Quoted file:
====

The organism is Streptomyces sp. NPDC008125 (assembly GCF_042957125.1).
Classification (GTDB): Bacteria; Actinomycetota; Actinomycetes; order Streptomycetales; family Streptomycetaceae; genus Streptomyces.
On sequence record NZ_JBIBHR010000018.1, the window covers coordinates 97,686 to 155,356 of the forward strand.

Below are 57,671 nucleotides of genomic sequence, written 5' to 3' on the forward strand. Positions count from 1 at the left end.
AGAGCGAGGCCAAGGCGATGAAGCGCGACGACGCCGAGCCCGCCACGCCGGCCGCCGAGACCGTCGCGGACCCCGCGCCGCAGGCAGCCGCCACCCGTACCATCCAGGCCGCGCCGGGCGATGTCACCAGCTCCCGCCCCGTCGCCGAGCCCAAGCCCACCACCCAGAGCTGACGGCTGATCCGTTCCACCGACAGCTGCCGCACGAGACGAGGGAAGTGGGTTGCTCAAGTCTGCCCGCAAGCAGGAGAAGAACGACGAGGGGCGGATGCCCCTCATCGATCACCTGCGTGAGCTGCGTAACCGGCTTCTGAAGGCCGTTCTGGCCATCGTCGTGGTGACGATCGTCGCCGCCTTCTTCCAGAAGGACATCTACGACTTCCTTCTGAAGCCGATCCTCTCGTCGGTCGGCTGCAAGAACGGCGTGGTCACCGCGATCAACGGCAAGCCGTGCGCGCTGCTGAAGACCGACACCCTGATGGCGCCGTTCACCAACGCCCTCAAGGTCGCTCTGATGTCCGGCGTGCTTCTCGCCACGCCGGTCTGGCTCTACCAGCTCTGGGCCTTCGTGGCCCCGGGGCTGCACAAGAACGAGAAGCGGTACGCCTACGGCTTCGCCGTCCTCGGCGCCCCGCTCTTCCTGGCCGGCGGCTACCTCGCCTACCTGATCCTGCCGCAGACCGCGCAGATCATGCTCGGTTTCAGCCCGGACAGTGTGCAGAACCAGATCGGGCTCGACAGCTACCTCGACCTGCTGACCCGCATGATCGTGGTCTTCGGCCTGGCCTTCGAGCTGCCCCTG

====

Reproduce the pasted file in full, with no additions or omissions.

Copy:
The organism is Streptomyces sp. NPDC008125 (assembly GCF_042957125.1).
Classification (GTDB): Bacteria; Actinomycetota; Actinomycetes; order Streptomycetales; family Streptomycetaceae; genus Streptomyces.
On sequence record NZ_JBIBHR010000018.1, the window covers coordinates 97,686 to 155,356 of the forward strand.

Below are 57,671 nucleotides of genomic sequence, written 5' to 3' on the forward strand. Positions count from 1 at the left end.
AGAGCGAGGCCAAGGCGATGAAGCGCGACGACGCCGAGCCCGCCACGCCGGCCGCCGAGACCGTCGCGGACCCCGCGCCGCAGGCAGCCGCCACCCGTACCATCCAGGCCGCGCCGGGCGATGTCACCAGCTCCCGCCCCGTCGCCGAGCCCAAGCCCACCACCCAGAGCTGACGGCTGATCCGTTCCACCGACAGCTGCCGCACGAGACGAGGGAAGTGGGTTGCTCAAGTCTGCCCGCAAGCAGGAGAAGAACGACGAGGGGCGGATGCCCCTCATCGATCACCTGCGTGAGCTGCGTAACCGGCTTCTGAAGGCCGTTCTGGCCATCGTCGTGGTGACGATCGTCGCCGCCTTCTTCCAGAAGGACATCTACGACTTCCTTCTGAAGCCGATCCTCTCGTCGGTCGGCTGCAAGAACGGCGTGGTCACCGCGATCAACGGCAAGCCGTGCGCGCTGCTGAAGACCGACACCCTGATGGCGCCGTTCACCAACGCCCTCAAGGTCGCTCTGATGTCCGGCGTGCTTCTCGCCACGCCGGTCTGGCTCTACCAGCTCTGGGCCTTCGTGGCCCCGGGGCTGCACAAGAACGAGAAGCGGTACGCCTACGGCTTCGCCGTCCTCGGCGCCCCGCTCTTCCTGGCCGGCGGCTACCTCGCCTACCTGATCCTGCCGCAGACCGCGCAGATCATGCTCGGTTTCAGCCCGGACAGTGTGCAGAACCAGATCGGGCTCGACAGCTACCTCGACCTGCTGACCCGCATGATCGTGGTCTTCGGCCTGGCCTTCGAGCTGCCCCTG